"He sees in the Scout movement a very powerful agency for helping to bring this about if we can get into closer touch with the Jugend (Youth) movement in Germany.
"To help this he suggested that if possible we should send one or two men to meet their leaders in Germany and talk matters over and, especially, he would like me to go and see Hitler after I am back from Africa."
He went on: "I told him that I was fully in favour of anything that would bring about a better understanding between our nations, and hoped to have further talks with him when I return from Africa."
There is no evidence that Lord Baden-Powell ever met Hitler.
Once the war had been under way for several years, the security services had no doubt about the nature of the Nazi youth wing.
An October 1944 intelligence assessment warned that the organisation should not be taken lightly and could not be compared to the Scouts.
It said: "It is a compulsory Nazi formation, which has consciously sought to breed hate, treachery and cruelty into the mind and soul of every German child. "It is, in the true sense of the word, 'education for death'."
Monday, March 1, 2010
David Hilton, in fancy dress according to Purim tradition, reads the Story of Esther scroll in Sydney's Great Synagogue yesterday
IT IS a Jewish festival that dates back about 2500 years and yesterday it was celebrated in Sydney with a little help from Bjorn, Benny, Agnetha and Anni-Frid.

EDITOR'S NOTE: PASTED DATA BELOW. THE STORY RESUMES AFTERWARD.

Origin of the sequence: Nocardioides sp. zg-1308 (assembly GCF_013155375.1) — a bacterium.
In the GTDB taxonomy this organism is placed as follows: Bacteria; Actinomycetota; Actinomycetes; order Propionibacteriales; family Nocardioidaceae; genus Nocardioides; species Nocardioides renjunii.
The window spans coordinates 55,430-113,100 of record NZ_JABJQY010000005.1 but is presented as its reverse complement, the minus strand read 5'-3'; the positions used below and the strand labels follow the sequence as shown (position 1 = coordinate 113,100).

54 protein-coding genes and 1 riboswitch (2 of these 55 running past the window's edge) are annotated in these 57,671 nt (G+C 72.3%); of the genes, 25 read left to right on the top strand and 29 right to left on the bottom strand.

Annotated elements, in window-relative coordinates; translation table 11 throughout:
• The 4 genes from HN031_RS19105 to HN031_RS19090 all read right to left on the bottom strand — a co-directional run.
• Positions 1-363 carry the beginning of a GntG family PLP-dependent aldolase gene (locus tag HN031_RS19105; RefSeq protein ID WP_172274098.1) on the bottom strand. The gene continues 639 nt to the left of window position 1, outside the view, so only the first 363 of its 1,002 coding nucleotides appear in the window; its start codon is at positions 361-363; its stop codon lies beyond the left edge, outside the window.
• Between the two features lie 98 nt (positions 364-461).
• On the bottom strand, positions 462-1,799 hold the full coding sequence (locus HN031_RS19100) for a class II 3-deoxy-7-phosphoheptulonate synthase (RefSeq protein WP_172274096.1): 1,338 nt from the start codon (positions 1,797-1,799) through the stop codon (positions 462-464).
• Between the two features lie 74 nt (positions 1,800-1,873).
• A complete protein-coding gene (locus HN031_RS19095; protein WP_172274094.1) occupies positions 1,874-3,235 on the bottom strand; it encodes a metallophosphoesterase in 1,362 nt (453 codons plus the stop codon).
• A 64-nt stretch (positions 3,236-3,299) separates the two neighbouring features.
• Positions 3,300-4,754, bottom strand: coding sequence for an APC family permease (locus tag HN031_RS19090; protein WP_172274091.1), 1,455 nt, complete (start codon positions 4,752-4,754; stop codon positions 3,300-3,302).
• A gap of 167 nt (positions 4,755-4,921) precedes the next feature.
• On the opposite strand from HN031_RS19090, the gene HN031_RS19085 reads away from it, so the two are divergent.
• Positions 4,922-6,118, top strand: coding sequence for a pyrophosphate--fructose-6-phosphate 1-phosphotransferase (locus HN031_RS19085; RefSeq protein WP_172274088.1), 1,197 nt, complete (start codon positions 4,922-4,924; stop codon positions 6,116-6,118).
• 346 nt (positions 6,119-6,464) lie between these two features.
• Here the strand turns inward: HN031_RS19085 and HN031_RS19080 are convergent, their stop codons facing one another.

The city's Jewish community observed Purim, a day marking the story of Queen Esther's rescue of the Jews from genocide in Persia.
Part of the tradition of Purim is attending the annual celebration in dress-up. Sydney's Great Synagogue yesterday became a sea of brightly coloured wigs, masks and a man in jockey silks.
The other Purim tradition is during the reading of the book of Esther - also known as the Megillah - to boo at each mention of royal adviser Haman, who wanted to destroy the Jewish people.
To cap off the celebration, yesterday's traditional reading at the Great Synagogue was followed by a performance of Megillah Mia!, a stage show that takes the Purim story and puts it to the music of ABBA.
Such performances, known as a ''purim spiel'' have been absent from celebrations at the synagogue for a number of years. The synagogue's new board and events committee had decided to reinstate the performances as a way to reconnect with in a social setting, Rabbi Lawrence said.